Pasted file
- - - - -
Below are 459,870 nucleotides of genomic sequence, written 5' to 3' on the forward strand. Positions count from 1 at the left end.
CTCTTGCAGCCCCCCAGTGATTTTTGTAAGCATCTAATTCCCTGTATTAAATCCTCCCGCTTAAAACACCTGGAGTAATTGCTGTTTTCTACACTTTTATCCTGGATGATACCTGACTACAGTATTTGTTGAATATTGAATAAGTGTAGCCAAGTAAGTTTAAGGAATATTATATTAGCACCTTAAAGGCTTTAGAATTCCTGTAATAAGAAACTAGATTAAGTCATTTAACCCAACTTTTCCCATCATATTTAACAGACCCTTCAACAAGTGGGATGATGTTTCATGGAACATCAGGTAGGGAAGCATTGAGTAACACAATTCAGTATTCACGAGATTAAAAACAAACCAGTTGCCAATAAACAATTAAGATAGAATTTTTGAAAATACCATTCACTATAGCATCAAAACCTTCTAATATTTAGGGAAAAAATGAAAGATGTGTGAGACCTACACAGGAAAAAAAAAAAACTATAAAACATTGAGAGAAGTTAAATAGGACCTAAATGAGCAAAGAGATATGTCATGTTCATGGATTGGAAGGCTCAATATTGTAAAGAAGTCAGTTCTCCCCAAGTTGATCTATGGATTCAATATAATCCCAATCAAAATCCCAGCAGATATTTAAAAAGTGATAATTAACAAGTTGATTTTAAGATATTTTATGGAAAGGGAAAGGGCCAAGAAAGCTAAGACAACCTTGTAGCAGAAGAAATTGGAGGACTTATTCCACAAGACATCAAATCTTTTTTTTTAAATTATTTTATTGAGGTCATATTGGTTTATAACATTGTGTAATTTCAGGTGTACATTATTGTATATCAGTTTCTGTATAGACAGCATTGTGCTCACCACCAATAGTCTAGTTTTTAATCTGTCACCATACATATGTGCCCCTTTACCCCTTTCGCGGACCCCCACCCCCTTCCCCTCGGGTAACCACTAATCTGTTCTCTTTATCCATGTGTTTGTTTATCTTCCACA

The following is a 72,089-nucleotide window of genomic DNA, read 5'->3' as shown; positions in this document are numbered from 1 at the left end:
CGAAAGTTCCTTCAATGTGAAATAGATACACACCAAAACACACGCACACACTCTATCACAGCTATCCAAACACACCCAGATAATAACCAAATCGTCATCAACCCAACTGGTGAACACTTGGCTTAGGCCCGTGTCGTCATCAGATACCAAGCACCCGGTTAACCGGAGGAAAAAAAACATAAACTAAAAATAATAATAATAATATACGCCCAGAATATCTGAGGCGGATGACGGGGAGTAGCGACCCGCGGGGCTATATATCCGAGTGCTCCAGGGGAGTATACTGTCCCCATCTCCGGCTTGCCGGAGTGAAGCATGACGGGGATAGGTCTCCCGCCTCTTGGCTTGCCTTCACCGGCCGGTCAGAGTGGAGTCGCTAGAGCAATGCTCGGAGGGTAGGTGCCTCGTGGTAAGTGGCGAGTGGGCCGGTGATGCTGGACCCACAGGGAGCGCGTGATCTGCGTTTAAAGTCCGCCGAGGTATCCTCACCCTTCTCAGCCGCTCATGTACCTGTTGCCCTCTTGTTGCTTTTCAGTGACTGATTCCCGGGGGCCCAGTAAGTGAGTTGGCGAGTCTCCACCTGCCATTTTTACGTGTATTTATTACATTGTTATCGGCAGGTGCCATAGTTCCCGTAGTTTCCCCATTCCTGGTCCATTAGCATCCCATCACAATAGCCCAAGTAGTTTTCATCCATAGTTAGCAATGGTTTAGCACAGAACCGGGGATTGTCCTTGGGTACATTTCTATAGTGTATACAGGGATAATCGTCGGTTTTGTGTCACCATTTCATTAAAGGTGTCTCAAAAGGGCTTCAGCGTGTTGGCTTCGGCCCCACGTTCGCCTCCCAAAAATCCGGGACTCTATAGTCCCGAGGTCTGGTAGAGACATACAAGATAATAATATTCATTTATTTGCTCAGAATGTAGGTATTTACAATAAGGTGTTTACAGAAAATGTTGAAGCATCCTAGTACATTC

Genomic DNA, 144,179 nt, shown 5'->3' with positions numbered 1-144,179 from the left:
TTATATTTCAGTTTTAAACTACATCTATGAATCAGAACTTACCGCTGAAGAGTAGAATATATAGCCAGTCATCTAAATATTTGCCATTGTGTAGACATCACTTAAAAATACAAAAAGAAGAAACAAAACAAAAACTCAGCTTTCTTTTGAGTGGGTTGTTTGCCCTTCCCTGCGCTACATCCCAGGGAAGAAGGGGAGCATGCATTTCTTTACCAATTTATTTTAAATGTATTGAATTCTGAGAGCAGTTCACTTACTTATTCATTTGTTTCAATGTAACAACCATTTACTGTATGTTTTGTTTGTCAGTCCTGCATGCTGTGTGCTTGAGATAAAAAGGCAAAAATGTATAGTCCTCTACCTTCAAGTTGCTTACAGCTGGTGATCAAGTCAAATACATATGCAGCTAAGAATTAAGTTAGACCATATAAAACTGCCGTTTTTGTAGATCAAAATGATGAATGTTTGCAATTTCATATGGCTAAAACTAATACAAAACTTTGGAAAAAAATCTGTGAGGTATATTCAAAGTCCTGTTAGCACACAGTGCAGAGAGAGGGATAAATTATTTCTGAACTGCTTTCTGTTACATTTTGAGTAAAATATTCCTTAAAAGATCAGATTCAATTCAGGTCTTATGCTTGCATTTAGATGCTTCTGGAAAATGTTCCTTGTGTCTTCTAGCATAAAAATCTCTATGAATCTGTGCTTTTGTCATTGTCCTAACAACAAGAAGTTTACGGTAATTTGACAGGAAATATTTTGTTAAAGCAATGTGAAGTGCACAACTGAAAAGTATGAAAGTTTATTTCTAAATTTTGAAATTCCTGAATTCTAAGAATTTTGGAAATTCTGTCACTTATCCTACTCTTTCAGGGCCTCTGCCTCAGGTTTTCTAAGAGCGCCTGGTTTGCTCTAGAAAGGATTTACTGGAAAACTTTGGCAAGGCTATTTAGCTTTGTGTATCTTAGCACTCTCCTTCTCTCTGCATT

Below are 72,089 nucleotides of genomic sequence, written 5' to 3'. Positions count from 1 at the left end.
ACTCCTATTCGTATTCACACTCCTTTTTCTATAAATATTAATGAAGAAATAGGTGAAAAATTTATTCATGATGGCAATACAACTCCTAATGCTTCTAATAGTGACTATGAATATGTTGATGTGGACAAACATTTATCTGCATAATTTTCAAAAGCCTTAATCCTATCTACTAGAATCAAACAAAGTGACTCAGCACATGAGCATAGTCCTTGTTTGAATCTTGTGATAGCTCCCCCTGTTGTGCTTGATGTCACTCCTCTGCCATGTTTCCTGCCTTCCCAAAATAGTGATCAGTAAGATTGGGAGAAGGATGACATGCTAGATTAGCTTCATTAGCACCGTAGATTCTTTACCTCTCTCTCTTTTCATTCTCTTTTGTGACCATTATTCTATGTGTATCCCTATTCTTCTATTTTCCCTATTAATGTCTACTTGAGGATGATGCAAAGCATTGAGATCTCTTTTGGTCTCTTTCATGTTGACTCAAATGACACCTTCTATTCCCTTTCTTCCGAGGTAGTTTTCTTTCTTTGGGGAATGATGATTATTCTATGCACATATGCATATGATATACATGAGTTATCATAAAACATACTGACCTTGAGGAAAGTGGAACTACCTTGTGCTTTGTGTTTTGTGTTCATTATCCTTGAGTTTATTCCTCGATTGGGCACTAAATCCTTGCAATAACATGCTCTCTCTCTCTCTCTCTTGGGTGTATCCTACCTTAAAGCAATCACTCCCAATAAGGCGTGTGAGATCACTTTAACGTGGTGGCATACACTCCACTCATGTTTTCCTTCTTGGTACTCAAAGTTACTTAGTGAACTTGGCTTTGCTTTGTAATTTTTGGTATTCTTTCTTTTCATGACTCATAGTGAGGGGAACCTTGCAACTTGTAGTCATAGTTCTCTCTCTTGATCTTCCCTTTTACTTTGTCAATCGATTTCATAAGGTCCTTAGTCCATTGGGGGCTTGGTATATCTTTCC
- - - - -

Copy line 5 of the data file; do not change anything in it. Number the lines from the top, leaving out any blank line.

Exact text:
Genomic DNA, 144,179 nt, shown 5'->3' with positions numbered 1-144,179 from the left: